Will new president change Anglo-French relations?

On February 29, the soon-to-be French president Francois Hollande visited London – but instead of meeting the prime minister, he dined on roast beef and Yorkshire pudding with the Labour leader Ed Miliband.

David Cameron's refusal to meet Mr Hollande was brushed off in Downing Street where a spokesman explained that it would have been 'unusual for the prime minister to meet the opposition candidate once an election campaign is under way'.

But the incident put beyond any doubt where Mr Cameron's loyalties lay, and set the scene for what is going to be a difficult, if not intriguing, period in Britain's European foreign policy.

Since 'le snub', as the incident came to be known, Mr Hollande has cut short the political career of the prime minister's ally Nicolas Sarkozy; winning the presidential election in France and espousing economic policy that in tone is at odds with that favoured by Mr Cameron.

The new French leader has signalled his support for an EU-wide 'Robin Hood' tax on financial deals and for European nations to have other common taxes; both concepts fiercely opposed in Britain.


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The president said in an interview this month: 'The British have been particularly shy about the issues of financial regulation and attentive only to the interests of the City; hence their reluctance to see the introduction of a tax on financial transactions and tax harmonisation in Europe.'

Meanwhile, Mr Hollande has continued to show support for Mr Cameron's rival, Mr Miliband, planning a further meeting with him before the summer after having agreed on the need to make the anti-austerity argument across Europe.

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For their part ,coalition ministers suspect Mr Hollande has overplayed his hand in the election and may be about to disappoint the French public due to his lack of any real capability to reverse austerity.

So this week Mr Cameron and Mr Hollande will finally meet for the first time, not in London or Paris, but at the US presidential country retreat Camp David, where a G8 summit will begin on Friday.

It is fair to say the atmosphere will be guarded, but the question is whether the president is going to bring with him a new dynamic in Anglo-French relations that will last past the jittery initial period that marks the coming of a new international leader.

A source at the Foreign Office close to secretary of state William Hague said: 'This week it will be interesting in terms of seeing what's said about Mr Hollande's election promises to spend his way out of his country's deficit.

'We obviously don't agree with that approach.

'More to the point, the Germans don't agree with that and that will be consequential for determining what happens to the Franco-German axis.

'British relations with Germany have been getting closer for the last two years now, and [German chancellor] Angela Merkel and the prime minister do have a personal rapport.'

With some antipathy already existing between Mr Cameron and Mr Hollande, the French president also appears to be antagonising the Germans.

In particular, Mr Hollande has demanded the German-backed fiscal treaty to save the euro be renegotiated, arguing that the cuts it burdens national governments with are too heavy.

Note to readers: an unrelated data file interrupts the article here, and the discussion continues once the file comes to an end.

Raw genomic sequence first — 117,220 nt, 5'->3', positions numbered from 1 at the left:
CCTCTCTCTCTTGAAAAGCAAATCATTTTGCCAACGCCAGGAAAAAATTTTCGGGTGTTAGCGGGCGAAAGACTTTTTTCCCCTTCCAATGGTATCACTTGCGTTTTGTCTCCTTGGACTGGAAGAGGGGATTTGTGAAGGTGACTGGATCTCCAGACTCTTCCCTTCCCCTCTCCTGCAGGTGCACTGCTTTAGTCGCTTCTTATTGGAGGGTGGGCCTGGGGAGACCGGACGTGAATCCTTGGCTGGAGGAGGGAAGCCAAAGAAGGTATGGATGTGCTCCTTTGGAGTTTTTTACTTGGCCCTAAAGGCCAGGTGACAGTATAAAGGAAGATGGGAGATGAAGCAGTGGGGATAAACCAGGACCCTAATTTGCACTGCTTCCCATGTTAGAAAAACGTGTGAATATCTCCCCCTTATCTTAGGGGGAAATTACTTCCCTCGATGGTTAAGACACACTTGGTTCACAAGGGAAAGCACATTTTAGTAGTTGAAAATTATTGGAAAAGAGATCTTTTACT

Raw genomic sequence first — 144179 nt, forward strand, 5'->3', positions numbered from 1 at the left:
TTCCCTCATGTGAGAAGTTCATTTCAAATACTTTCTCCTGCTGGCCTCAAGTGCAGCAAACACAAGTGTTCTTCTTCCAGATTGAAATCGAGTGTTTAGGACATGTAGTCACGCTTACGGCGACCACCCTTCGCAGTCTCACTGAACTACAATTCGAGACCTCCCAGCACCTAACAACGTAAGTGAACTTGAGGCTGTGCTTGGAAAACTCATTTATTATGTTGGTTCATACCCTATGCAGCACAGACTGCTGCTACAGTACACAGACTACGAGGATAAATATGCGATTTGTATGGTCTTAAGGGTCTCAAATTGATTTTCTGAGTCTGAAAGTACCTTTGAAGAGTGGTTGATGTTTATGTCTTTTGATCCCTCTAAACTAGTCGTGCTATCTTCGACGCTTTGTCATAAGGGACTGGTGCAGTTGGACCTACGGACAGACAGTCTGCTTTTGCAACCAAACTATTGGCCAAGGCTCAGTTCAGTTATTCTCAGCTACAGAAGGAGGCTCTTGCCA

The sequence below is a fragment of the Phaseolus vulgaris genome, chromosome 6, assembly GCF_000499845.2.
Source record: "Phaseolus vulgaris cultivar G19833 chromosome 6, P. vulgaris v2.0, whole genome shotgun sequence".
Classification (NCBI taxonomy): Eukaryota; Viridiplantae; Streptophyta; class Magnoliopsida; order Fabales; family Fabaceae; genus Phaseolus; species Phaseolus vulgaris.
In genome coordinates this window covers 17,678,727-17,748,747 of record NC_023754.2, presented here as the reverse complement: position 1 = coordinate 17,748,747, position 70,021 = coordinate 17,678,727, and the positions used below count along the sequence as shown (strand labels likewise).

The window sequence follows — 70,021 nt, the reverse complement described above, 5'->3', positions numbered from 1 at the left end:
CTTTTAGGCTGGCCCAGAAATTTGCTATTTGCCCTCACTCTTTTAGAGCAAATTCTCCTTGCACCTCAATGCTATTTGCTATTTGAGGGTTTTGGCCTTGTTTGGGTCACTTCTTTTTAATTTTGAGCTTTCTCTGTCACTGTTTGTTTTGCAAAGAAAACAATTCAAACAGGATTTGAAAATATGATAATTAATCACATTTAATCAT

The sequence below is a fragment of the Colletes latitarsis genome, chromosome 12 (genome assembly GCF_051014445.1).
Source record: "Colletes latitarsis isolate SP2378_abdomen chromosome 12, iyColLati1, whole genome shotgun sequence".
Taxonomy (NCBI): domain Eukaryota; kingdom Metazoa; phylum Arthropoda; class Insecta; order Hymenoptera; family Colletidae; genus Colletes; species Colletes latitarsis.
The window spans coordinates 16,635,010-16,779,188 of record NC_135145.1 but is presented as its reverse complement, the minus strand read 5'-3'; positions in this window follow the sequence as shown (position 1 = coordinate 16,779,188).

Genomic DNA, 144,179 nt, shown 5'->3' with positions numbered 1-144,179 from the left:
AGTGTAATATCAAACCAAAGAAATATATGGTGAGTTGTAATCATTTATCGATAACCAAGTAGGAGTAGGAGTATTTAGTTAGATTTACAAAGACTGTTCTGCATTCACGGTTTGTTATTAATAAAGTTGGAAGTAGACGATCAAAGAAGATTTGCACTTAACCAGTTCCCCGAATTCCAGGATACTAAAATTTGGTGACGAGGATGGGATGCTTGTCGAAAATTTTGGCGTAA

Yet Mrs Merkel has made clear that renegotiation is not possible. Her parliamentary party leader Volker Kauder neatly summing up the point, saying: 'Germany is not here to finance French election promises.'

So some voices in Westminster are clearly saying that the French election has opened up a new opportunity for Mr Cameron to forge a powerful Anglo-German relationship that could hold economic sway in Europe.

On one side, their thinking goes, would be Mr Hollande, the Greeks and other southern European nations calling for an end to austerity, while on the other you would have Germany, Britain and the northern states; countries holding the EU's financial firepower.

But while there is an admission in Whitehall that it would be better to have as strong relations with Germany as possible, talk of a new Anglo-German axis is overplayed.

The government does not appear to see such a divisive strategy as advantageous, particularly with the horrendous economic consequences for the UK if the euro were to collapse because of the failure of European governments to work in unity.

The Foreign Office source said: 'The reality of politics is always that when you get into office you have to deal with your neighbours and the major powers.

'Obviously it's easy to do if you have a personal rapport or if the political parties are aligned, but either way the relations usually grind on together with leaders trying to emphasis the positives and downplay the difficulties.

'It is still the case that Britain recognises that the central axis of the EU is the Franco-German one and it is not in our interest to see it broken up.'

The truth is that there will be a string of issues discussed at the G8, such as how to deal with Iran and Syria, perhaps, and the wider global economy, which the EU governments will purposefully seek to find common ground on this week.

The leaders will continue in that vein over the weekend as the G8 summit rolls into a NATO summit to be held in Chicago.

From that point of view, the two events present a good opportunity for the European powers to cement relations that can be built upon when they have to hammer out agreement on EU economic issues on this side of the Atlantic.

joseph.watts@archant.co.uk

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